"Why don't you come see for yourself?" asked the foreign lobbyist who had recently been hired by Myanmar's new military junta.
Ari Ben-Menashe and I had been speaking for a separate article I was writing on Southeast Asian nations’ involvement in Myanmar. Working for the military regime that ousted the elected government in February, he belittled the size of anti-coup protests and said he wanted me to see the situation firsthand. I was skeptical but intrigued by the proposal — and it was the only way a foreign reporter could get into Myanmar. Ben-Menashe, a Canadian-Israeli public relations operative, is known for representing regimes no one else will touch, including those of onetime Zimbabwe strongman Robert Mugabe and Sudan’s new military leaders.
A few days later, after I sent over a copy of my passport, he called to say my request had been submitted to the “highest of levels” of Myanmar’s military regime. By March 25, I had a single-entry business visa, and would become one of four Western journalists to participate in the junta’s first attempt at international outreach since the coup.
The week-long trip, which I made alongside a crew from CNN, became a clumsy attempt by the regime to remake its global image. As in its effort to whitewash a scorched-earth campaign against Rohingya Muslims, the Myanmar military is turning to propaganda, as the world condemns it for a crackdown on protesters in which more than 600 people have been killed.
I landed in Yangon on March 30 on a relief flight from South Korea. I had been expecting a handful of aid workers on the plane. Instead it was nearly full, occupied by people from Myanmar — some repatriating to reunite with family, others to stand in solidarity with the protest movement.
Even before I entered Myanmar, it was clear that this wasn’t a normal assignment. Ben-Menashe, or his assistant, would call me regularly in the lead-up to the trip to reprimand me for asking questions about the itinerary or safety protocols.
“Why don’t you listen when I speak?” Ben-Menashe growled at me during one particularly angry call. “Are you a child? Do you need permission from your parents?”
Then, from the moment we landed in Yangon, we were barred from moving around freely. I corresponded digitally with high caution, using only a burner phone connected to a VPN, concerned that all communications were closely monitored. It didn’t matter in the end: After our first day in Yangon, WiFi across the city was turned off, probably to limit what we could share online.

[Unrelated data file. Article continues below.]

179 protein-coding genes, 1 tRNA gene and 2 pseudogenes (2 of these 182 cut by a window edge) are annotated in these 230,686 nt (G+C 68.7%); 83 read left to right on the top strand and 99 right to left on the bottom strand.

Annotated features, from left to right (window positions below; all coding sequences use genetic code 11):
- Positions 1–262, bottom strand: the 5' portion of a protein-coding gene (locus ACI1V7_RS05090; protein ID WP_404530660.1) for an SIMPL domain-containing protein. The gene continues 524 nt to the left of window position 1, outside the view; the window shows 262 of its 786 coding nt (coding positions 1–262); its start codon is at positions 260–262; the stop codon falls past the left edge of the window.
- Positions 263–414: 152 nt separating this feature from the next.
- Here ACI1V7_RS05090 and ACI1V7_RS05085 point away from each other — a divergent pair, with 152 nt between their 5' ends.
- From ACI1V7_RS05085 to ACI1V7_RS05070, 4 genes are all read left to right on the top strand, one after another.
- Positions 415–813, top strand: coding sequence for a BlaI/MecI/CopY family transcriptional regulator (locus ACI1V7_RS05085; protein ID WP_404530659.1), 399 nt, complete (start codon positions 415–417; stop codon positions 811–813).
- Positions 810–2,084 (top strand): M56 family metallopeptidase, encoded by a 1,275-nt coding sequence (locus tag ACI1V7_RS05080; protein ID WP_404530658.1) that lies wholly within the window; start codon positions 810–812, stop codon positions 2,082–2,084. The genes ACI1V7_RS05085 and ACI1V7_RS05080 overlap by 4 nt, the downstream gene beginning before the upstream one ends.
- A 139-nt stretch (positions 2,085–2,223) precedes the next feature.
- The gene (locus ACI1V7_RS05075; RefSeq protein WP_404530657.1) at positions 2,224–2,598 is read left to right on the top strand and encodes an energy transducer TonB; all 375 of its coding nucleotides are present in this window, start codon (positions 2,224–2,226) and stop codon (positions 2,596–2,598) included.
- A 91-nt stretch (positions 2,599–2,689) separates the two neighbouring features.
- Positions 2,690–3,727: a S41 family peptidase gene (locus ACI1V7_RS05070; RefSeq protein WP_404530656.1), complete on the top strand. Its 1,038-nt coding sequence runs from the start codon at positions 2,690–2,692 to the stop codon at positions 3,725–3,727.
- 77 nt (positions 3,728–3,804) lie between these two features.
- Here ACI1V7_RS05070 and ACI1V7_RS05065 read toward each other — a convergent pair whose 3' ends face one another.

We were escorted around Yangon by soldiers — first in uniform, then later in civilian clothing. For the duration of our trip, these escorts monitored our every move, with cameras and phones raised to record us. They even tried following us into bathrooms at times. Our military liaison told me this was for “our own safety,” to protect us against the “violators,” the term used by the military to refer to the protesters.
It was also clear that the military wanted to claim transparency by showcasing the presence of international media. When we tried to photograph our military handlers, however, they would turn their heads. Attachment to this trip was not something that Defense Ministry staffers seemed to want recorded. After a photo of one of our minders was posted on Facebook, he was pulled from our convoy.
The caravan of soldiers immediately aroused suspicion among those we drove past. I managed to remain anonymous, but news of CNN’s presence quickly made international headlines.
On our first two days, we were taken to locations carefully selected to showcase instances of violence on the part of protesters. Myanmar’s demonstrators have been overwhelmingly peaceful, but some have turned to more radical action they believe is necessary to counter bloodshed by the military. We visited three township administration offices in northern Yangon, as well as several of the factories that had been reportedly burned down by protesters. This included the Gadamar Superstore in Mayangone township in Yangon, still smoking when we arrived.